Image source: SELİM ARDA ERYILMAZ
Asbestos used to be the go-to material for cement and floor tiles. This all changed in the 1970s, though, as the government began to place strict regulations on the use of asbestos and its products. The reason was due to surging cases of asbestos-related diseases, which also led to some fatalities.
Although less common today, the fact remains that a whopping 39,000+ Americans die of asbestos-related diseases every year. Over the years, we’ve seen cases of people developing asbestos-related diseases due to workplace practices and the sales of defective products. Legal firms like Belluck & Fox have helped victims seek justice for these unlawful acts.
What are Asbestos-Related Diseases
Asbestos-related diseases are infirmities caused by inhaling asbestos fibers. The fibers are microscopic; that is, they are tiny particles that can’t be seen. When an asbestos product gets damaged or distorted, these fibers become suspended in the air. If a person breathes in these particles, they could get stuck in the lungs and lead to health issues after accumulating over time.
As of today, there are four main asbestos-related diseases:
These diseases affect the pleura. The pleura are the outer linings of the lungs. There are two such layers for each lung: the visceral and parietal pleura.
Pleural plaques are small thick patches on the pleura. These scars can appear on either or both lungs and could be an early indicator of asbestos fiber inhalation. Although they don’t cause symptoms, they can undergo calcification and become hardened over time, leading to further problems.
Another condition that affects the pleura is pleural thickening, which is malignant. Unlike pleural plaques, the scars are more widespread and will most likely affect both outer layers of the lung(s). As a result, the lung(s) may experience difficulty expanding, causing breathing problems, and potentially, death.
This is a rare cancer, an uncontrolled proliferation (or growth) of the linings of the lungs or abdomen. As of October 2021, there are approximately 3,000 cases of mesothelioma in the United States, which represents just about 0.03% of all cancer diagnoses in the country.
The four known types of mesothelioma are pleural, testicular, peritoneal, and pericardial. Pleural mesothelioma accounts for 75% of all mesothelioma cases. The only known cause of this disease is asbestos exposure.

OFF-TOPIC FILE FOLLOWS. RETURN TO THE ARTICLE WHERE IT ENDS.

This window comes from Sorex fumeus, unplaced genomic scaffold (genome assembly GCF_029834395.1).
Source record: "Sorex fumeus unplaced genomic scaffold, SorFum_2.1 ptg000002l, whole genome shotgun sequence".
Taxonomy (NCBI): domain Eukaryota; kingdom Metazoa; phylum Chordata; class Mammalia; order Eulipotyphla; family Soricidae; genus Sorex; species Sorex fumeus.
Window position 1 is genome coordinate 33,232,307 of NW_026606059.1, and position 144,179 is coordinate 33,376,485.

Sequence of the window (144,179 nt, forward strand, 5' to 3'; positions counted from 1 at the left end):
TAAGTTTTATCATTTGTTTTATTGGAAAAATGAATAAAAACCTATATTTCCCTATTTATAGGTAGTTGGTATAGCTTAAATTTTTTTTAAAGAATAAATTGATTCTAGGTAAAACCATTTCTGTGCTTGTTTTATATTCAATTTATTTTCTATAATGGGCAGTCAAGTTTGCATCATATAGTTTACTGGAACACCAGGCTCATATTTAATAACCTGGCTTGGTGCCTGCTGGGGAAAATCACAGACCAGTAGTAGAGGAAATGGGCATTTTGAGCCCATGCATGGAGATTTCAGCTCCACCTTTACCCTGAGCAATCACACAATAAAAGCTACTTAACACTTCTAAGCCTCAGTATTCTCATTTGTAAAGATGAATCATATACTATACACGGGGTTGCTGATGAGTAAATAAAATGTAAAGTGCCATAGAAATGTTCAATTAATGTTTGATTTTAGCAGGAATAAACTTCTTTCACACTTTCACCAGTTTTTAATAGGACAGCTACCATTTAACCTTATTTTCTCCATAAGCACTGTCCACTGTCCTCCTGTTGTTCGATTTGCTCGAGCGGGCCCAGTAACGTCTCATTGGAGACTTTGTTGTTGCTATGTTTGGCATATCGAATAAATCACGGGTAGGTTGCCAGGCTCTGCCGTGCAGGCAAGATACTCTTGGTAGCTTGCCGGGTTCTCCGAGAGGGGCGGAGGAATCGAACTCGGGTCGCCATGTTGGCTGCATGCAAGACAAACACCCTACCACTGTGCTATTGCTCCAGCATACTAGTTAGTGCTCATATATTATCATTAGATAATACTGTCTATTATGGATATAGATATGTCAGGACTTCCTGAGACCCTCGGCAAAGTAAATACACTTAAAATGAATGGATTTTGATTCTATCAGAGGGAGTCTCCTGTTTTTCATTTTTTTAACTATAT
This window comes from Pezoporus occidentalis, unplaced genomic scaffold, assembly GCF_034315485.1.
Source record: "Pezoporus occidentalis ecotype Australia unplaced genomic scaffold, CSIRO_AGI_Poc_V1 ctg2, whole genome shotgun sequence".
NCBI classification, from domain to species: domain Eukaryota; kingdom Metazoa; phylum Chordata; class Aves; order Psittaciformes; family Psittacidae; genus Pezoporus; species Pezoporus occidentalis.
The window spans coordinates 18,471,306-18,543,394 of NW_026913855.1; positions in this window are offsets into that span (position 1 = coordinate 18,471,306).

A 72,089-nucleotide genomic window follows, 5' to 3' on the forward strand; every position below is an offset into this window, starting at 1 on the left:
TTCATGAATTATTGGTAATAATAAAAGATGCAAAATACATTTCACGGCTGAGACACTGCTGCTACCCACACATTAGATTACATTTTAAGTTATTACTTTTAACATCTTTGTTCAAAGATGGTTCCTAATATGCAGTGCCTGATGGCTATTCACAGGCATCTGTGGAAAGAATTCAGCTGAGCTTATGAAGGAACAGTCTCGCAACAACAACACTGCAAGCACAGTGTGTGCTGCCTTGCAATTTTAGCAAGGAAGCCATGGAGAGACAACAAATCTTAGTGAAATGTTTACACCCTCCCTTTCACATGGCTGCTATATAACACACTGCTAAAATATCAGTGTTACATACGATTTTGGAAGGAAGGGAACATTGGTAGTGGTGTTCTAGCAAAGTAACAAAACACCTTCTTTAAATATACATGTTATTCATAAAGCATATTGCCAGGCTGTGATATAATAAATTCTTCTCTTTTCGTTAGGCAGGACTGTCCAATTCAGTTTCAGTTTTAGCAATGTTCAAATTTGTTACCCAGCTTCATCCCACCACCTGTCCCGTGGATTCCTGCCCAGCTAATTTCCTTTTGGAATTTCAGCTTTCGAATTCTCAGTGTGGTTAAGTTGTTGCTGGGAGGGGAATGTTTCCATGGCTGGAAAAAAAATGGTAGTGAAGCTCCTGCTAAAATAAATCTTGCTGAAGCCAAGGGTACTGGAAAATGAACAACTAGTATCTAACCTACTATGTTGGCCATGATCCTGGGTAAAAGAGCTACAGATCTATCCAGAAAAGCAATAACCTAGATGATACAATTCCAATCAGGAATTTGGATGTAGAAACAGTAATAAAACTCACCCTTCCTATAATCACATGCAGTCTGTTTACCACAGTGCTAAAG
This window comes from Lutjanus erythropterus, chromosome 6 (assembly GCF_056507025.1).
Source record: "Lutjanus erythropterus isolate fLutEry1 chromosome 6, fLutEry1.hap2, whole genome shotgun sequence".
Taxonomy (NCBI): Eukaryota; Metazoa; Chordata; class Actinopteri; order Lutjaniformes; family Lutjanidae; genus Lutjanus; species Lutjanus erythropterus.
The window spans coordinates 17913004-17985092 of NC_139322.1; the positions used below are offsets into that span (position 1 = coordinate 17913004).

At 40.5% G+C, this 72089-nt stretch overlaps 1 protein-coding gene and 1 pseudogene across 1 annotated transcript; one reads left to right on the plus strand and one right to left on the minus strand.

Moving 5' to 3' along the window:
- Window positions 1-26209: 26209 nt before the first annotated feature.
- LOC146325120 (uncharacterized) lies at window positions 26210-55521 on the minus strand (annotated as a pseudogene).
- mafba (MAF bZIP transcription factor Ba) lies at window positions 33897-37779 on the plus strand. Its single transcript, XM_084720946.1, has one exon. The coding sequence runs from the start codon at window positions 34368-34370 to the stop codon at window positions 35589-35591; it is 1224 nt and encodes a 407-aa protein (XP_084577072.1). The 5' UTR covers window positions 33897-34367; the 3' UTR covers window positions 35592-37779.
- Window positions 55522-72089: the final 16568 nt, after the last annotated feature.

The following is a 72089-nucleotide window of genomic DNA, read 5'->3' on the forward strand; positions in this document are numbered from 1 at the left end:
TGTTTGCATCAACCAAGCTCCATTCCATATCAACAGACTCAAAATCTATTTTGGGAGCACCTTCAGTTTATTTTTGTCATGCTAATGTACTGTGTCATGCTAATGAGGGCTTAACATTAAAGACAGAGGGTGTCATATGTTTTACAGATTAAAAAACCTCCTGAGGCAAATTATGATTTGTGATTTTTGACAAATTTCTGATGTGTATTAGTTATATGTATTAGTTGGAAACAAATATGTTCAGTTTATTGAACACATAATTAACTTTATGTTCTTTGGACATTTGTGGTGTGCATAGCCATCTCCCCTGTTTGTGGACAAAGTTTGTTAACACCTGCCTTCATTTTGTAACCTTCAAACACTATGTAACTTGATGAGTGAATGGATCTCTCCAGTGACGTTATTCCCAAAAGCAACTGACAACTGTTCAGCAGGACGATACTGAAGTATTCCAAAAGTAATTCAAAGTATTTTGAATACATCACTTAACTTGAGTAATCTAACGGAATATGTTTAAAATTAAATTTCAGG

Most people don’t know they have mesothelioma until after 20 to 50 years of asbestos exposure. Unfortunately, by this time, the tumors would have spread across the linings of the lungs or abdomen. At this stage, the life expectancy for a mesothelioma patient is 12 to 22 months. Factors like age, sex, and overall health, can also affect life expectancy.
Unlike mesothelioma, this condition is non-cancerous. Asbestosis is a scarring of the lungs that occurs when asbestos dust is inhaled. The people who are at a higher risk of developing this condition are construction workers.
Asbestosis can lead to difficulty breathing. When the body reacts to asbestos fiber inhalation, the lungs’ air sacs can be greatly affected. As a result, the bloodstream receives little to no oxygen.
Lung damage caused by asbestosis is irreversible and could lead to further problems. A person is more likely to develop lung cancer when plagued with asbestosis.
According to the Center for Disease Control and Prevention (CDC), lung cancer was the leading cause of U.S. cancer deaths in 2019. And while it’s true that cigarette smoking is the leading cause of lung cancer in the country, about 10 to 20% of lung cancer patients in the country have never smoked a day in their life.
Research has shown that other risk factors like exposure to asbestos fiber can also increase your chances of getting lung cancer.
Although there have been strict guidelines regulating the use of asbestos products in the United States, the truth remains that asbestos exposure can lead to harmful diseases.
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